2. hosanna’s bell can be found at buckfast abbey, it’s a benedictine monastery, they’re famous for their tonic wine, too. i’ve not tried it.
  3. sharing honest writing is very difficult for me, even on this odd public diary/blog. 




c. angustifolius (x stellaris)


lupercalia. crocus angustifolius (x stellaria).


– lunaria in a vase
– abalone
– seven plundered devon shells on a bathroom shelf
– an antique map of nevada
– and a framed black and white illustration of the aurora, dated 1823.

i celebrate my new home, though it’s the size of a stamp, and there’s no pool or gym or balcony like i had in las vegas or los angeles, with a picnic on the floor. brie and raspberries and what’s more, just down the road from me, an elderly lady wearing denim dungarees and a straw hat is planting yellow and purple crocuses, to be part of a flower patch opposite my old primary school. later that day, i introduce myself, and offer my help.

my sister is in love. he, she tells me, is sparry light through stained glass, and sweeter than all the moroccan almonds, it must have been hundreds, pressed into the bottle of essence currently perfuming our mother’s kitchen. the smell is somewhat sickly, which means he’s really quite something.

“i remember seeing sacks of them, you know, powdered and whole, years ago. they were being sold from wooden stalls by skinny-legged sandal-wearing ten year old boys, their homes were hidden away villages, deep in the heart of the atlas mountains. brilliant green valleys filled with blossoming trees, surrounded by the sahara.”.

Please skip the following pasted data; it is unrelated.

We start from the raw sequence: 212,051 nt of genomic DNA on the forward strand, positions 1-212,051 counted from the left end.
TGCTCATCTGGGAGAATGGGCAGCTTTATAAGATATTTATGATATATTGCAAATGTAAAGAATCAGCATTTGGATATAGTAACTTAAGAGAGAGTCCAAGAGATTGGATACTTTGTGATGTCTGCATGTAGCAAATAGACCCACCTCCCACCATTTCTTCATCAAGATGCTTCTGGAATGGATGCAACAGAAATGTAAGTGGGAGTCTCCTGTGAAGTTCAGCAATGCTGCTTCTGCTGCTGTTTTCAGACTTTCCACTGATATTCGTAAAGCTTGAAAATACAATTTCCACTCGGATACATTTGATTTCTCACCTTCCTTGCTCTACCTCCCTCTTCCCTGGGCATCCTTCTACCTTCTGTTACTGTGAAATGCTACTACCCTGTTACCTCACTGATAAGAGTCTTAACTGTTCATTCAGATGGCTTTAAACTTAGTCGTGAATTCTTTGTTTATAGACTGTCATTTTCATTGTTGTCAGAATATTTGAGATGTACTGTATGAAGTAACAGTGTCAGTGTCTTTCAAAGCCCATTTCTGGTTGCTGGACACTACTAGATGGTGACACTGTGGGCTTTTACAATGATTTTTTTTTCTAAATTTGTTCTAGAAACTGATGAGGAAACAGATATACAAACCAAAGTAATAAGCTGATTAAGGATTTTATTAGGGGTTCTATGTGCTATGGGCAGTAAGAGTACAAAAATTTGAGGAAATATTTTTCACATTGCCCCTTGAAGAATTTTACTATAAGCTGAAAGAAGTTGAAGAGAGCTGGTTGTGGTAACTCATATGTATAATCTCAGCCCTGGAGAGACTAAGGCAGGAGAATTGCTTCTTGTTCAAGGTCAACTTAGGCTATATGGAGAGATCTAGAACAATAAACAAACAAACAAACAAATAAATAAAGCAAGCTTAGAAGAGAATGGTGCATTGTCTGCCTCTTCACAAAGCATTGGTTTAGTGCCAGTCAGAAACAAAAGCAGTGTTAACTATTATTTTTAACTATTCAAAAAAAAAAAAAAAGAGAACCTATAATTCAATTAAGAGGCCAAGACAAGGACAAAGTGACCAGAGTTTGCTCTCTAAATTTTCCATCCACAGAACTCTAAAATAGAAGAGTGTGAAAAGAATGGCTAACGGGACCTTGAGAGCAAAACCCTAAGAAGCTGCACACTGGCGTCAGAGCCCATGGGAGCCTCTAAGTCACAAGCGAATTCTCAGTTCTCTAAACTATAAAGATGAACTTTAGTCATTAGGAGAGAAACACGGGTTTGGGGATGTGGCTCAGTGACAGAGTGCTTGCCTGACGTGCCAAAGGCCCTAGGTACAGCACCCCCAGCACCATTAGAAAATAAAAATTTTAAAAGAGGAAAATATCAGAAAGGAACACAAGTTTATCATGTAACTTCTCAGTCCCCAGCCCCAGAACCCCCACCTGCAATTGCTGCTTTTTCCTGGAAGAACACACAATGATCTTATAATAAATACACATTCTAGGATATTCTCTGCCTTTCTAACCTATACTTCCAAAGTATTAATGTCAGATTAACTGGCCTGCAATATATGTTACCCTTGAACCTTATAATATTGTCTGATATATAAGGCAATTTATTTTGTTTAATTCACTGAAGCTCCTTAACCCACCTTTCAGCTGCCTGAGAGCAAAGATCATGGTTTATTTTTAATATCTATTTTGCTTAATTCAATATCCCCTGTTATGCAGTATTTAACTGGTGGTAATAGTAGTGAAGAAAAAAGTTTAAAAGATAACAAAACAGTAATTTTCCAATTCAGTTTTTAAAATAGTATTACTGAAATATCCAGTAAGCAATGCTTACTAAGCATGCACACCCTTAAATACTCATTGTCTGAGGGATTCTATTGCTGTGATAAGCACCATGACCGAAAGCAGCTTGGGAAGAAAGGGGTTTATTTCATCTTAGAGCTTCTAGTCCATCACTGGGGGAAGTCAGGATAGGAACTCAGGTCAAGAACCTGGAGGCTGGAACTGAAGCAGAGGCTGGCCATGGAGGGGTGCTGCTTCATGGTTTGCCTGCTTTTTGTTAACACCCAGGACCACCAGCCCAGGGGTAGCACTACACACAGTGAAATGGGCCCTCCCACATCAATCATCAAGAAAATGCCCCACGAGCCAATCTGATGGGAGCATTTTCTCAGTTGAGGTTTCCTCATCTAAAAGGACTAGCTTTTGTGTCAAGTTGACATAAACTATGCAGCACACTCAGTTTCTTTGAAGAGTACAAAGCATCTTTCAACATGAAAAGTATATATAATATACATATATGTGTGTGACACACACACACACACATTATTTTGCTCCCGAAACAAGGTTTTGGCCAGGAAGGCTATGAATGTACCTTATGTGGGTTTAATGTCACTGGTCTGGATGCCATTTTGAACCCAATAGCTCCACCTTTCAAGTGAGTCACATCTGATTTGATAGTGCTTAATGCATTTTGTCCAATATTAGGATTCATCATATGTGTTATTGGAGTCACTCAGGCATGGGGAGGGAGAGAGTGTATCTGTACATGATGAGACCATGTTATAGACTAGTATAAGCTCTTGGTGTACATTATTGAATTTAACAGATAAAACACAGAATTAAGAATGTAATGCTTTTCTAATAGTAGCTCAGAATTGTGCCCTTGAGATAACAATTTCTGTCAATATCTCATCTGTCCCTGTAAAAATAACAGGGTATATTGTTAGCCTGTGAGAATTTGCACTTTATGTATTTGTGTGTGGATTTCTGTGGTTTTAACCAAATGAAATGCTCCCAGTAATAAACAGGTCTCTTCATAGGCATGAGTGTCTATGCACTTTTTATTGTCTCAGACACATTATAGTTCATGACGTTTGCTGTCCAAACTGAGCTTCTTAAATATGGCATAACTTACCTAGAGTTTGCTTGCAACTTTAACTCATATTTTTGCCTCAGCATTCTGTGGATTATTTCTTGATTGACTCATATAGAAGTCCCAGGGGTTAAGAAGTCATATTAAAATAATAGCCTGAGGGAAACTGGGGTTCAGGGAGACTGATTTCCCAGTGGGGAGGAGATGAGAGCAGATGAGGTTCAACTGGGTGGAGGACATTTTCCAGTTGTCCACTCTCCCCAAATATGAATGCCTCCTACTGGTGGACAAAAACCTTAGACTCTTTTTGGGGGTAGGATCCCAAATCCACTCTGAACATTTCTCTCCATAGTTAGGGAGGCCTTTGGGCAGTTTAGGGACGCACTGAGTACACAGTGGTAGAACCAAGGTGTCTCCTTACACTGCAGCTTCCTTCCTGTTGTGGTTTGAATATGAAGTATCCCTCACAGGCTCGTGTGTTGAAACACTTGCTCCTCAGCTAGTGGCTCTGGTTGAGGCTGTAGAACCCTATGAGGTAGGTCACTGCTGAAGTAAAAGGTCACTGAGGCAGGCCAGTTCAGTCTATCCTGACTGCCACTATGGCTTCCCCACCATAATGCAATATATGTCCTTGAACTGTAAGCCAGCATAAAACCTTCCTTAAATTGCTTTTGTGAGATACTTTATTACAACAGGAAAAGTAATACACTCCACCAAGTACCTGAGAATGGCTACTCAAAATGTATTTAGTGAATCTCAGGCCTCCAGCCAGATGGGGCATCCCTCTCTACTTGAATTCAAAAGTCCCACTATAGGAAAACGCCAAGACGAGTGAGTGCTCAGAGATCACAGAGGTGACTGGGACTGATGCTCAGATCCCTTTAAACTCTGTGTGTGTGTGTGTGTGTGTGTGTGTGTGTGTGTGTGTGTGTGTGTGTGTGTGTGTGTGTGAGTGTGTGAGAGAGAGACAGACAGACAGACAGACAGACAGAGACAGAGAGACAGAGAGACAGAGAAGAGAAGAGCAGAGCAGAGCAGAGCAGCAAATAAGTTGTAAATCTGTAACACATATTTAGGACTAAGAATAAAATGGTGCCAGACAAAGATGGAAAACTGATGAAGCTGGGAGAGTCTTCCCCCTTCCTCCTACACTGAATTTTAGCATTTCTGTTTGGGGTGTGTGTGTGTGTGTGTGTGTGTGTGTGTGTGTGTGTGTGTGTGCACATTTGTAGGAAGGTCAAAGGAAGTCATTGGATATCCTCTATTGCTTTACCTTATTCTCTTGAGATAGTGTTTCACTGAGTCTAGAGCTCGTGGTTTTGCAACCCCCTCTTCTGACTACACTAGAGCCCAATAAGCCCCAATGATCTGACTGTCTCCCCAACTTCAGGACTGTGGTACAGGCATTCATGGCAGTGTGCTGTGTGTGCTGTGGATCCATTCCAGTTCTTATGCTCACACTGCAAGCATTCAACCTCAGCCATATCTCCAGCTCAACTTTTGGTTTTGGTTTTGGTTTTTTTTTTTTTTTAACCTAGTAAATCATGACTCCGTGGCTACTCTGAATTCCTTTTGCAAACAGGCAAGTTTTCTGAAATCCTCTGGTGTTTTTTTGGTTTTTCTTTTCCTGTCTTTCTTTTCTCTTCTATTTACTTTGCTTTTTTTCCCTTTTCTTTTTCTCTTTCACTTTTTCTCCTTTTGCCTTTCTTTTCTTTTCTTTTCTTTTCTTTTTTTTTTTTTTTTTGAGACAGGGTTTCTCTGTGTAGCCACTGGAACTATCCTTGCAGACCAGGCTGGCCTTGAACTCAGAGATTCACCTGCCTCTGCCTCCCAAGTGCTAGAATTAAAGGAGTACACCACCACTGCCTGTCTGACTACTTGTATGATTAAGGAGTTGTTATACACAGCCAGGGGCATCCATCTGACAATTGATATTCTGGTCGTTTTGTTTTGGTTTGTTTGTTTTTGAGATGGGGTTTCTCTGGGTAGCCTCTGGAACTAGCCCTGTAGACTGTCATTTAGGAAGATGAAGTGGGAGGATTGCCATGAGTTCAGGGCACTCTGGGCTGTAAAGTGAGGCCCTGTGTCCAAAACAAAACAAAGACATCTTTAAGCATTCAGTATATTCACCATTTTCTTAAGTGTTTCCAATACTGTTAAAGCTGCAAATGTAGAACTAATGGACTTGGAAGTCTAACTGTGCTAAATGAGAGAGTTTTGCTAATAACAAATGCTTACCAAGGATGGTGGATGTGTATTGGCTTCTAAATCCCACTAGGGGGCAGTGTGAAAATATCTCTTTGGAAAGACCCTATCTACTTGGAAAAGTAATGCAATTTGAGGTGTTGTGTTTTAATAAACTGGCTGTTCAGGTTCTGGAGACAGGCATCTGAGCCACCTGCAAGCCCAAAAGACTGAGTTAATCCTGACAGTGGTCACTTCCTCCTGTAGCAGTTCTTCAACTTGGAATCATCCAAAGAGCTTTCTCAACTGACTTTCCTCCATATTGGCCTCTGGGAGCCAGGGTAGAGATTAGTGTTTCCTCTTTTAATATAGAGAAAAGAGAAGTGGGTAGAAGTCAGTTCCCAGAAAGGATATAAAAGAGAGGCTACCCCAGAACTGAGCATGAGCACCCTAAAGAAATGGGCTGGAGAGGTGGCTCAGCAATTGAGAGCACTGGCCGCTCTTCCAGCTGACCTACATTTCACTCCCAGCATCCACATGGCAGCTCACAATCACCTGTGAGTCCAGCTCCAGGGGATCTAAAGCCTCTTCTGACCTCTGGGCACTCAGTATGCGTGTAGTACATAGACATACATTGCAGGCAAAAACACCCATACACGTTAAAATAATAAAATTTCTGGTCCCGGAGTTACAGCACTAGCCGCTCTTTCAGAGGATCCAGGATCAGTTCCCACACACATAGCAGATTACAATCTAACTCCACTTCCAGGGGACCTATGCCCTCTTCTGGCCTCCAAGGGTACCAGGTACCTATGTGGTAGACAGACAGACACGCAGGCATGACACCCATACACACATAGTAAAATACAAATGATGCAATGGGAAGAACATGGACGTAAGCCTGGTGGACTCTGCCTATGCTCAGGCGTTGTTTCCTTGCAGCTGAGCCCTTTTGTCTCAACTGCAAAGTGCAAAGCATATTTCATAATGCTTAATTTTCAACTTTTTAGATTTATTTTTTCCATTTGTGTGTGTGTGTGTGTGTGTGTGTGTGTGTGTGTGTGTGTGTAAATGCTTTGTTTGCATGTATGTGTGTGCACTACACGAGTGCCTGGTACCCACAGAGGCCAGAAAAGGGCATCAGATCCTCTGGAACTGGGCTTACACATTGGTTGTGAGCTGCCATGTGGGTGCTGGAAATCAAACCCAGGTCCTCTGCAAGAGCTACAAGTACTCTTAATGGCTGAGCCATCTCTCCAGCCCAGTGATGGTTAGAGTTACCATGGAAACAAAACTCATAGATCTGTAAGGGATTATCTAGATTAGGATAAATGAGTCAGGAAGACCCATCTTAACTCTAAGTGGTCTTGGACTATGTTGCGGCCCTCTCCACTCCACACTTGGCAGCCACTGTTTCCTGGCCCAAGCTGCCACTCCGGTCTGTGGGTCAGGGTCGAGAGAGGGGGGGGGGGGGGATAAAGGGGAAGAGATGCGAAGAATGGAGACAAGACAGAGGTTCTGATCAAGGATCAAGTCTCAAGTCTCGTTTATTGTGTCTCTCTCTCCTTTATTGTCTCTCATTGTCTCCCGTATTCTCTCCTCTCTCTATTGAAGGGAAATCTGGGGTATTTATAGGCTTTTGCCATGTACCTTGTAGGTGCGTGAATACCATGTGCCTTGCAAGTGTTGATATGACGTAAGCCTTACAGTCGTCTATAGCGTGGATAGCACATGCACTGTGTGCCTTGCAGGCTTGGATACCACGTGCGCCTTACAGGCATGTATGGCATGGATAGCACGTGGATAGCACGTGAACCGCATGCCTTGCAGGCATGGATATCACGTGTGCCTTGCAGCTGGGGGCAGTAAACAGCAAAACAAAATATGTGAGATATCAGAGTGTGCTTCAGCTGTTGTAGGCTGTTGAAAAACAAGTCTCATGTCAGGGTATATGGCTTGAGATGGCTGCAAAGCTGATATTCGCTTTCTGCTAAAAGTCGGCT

similarly, she continues to tell me, he, with his corrugated emerald eyes, is at least 50 percent more perfect than all the pale pink patterns, toothpick hearts in dyed icing sugar, that i’ve been decorating the bakewell tart i’ve made, for her, for him, with. i laugh, because more than anything, i love love, and am ever so happy for her. i let her pour me a little more wine.

“did you know, the oldest love poem in the world is over 4000 years old? the song of shu-sin and inanna, goddess and daughter of divine rain/dangerous storms. or, something like that. it’s true that love outlives us. at the weekend, shall we visit a windmill? i don’t know why i want to visit a windmill, but let’s go. we ought to make sure it’s surrounded by long grass and rolling fields, the sort that turn yellow in the summer, something like those ones we visited when we were children. do you remember how much we grumbled?”.


(it’s my birthday next week. 19/02/91. 19/02/19 – pretty neat)

cormorant, celestia.

diary 10/02/19:


cormorant. celestia. a neighbour’s budding magnolia.
fuzz, tepal, whorl. waiting for april, all
of them. or early may.
well. i am too. petals falling to the pavement on a springtime day.
i close the rusty garden gate. it swings shut behind me.


the steps to the beach are steep and mossy.
approach cautiously.
solsbro. seaway.


i’m the sort of person that sees signs everywhere.
spirit, salt, sailor. a compass on the pavement. sacred, sacred, sacred,
and why shouldn’t i believe in magic?


the Grand Hotel is grey and ghostly
with its tearooms and towers and spiral staircases. disused, mostly.
i’ve a fondness for near-forgotten, or faded places.
there’s a rainbow over the railway bridge.
stories untold.


i make it to the beach,
and the wind is sweeping seaweed like it’s tumbling russian thistle
and i’m watching waves crashing and exploring little rock-pools,
i’m looking for crabs, sea glass, oyster shells too
(a pearl or a chest or a leviathan or two)
but there are three men, better prepared than me, with a metal detector,
i suspect they’ve stolen all the treasure,
and the sunlight’s bouncing off the water.
so i give up. skip stones on the sea.
i never learnt to throw them properly. they immediately sink.